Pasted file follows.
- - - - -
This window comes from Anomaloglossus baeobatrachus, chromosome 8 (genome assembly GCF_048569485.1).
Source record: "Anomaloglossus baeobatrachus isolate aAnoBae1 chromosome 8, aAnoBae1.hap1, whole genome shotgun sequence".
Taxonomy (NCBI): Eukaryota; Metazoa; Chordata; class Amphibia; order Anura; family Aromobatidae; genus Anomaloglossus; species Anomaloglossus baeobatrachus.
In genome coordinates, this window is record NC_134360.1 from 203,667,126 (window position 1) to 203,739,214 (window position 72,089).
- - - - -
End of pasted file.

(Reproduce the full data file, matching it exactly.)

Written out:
This window comes from Anomaloglossus baeobatrachus, chromosome 8 (genome assembly GCF_048569485.1).
Source record: "Anomaloglossus baeobatrachus isolate aAnoBae1 chromosome 8, aAnoBae1.hap1, whole genome shotgun sequence".
Taxonomy (NCBI): Eukaryota; Metazoa; Chordata; class Amphibia; order Anura; family Aromobatidae; genus Anomaloglossus; species Anomaloglossus baeobatrachus.
In genome coordinates, this window is record NC_134360.1 from 203,667,126 (window position 1) to 203,739,214 (window position 72,089).